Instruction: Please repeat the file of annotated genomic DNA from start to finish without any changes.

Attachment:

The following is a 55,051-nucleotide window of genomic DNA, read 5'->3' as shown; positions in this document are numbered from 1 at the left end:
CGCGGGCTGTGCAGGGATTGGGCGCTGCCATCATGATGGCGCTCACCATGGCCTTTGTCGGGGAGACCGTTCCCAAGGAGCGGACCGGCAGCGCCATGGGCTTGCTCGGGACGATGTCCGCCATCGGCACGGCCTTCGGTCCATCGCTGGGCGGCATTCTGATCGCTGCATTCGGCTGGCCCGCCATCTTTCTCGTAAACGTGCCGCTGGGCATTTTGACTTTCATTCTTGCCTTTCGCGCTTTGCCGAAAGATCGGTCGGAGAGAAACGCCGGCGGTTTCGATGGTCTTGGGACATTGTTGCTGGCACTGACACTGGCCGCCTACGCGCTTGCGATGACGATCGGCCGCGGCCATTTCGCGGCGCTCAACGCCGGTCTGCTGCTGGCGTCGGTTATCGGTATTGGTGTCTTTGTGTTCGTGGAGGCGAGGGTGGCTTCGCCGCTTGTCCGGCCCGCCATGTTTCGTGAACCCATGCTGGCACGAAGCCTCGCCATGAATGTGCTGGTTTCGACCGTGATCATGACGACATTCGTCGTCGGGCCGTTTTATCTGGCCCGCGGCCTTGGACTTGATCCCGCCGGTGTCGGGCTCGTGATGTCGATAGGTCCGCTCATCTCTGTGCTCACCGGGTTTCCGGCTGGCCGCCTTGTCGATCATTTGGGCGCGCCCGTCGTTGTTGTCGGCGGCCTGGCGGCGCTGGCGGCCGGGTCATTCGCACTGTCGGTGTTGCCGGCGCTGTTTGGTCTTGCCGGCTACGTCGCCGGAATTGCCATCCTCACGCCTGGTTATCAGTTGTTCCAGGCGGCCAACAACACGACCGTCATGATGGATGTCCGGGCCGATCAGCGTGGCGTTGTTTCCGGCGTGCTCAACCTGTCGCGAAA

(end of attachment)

The following is a 55,051-nucleotide window of genomic DNA, read 5'->3' as shown; positions in this document are numbered from 1 at the left end:
CGCGGGCTGTGCAGGGATTGGGCGCTGCCATCATGATGGCGCTCACCATGGCCTTTGTCGGGGAGACCGTTCCCAAGGAGCGGACCGGCAGCGCCATGGGCTTGCTCGGGACGATGTCCGCCATCGGCACGGCCTTCGGTCCATCGCTGGGCGGCATTCTGATCGCTGCATTCGGCTGGCCCGCCATCTTTCTCGTAAACGTGCCGCTGGGCATTTTGACTTTCATTCTTGCCTTTCGCGCTTTGCCGAAAGATCGGTCGGAGAGAAACGCCGGCGGTTTCGATGGTCTTGGGACATTGTTGCTGGCACTGACACTGGCCGCCTACGCGCTTGCGATGACGATCGGCCGCGGCCATTTCGCGGCGCTCAACGCCGGTCTGCTGCTGGCGTCGGTTATCGGTATTGGTGTCTTTGTGTTCGTGGAGGCGAGGGTGGCTTCGCCGCTTGTCCGGCCCGCCATGTTTCGTGAACCCATGCTGGCACGAAGCCTCGCCATGAATGTGCTGGTTTCGACCGTGATCATGACGACATTCGTCGTCGGGCCGTTTTATCTGGCCCGCGGCCTTGGACTTGATCCCGCCGGTGTCGGGCTCGTGATGTCGATAGGTCCGCTCATCTCTGTGCTCACCGGGTTTCCGGCTGGCCGCCTTGTCGATCATTTGGGCGCGCCCGTCGTTGTTGTCGGCGGCCTGGCGGCGCTGGCGGCCGGGTCATTCGCACTGTCGGTGTTGCCGGCGCTGTTTGGTCTTGCCGGCTACGTCGCCGGAATTGCCATCCTCACGCCTGGTTATCAGTTGTTCCAGGCGGCCAACAACACGACCGTCATGATGGATGTCCGGGCCGATCAGCGTGGCGTTGTTTCCGGCGTGCTCAACCTGTCGCGAAA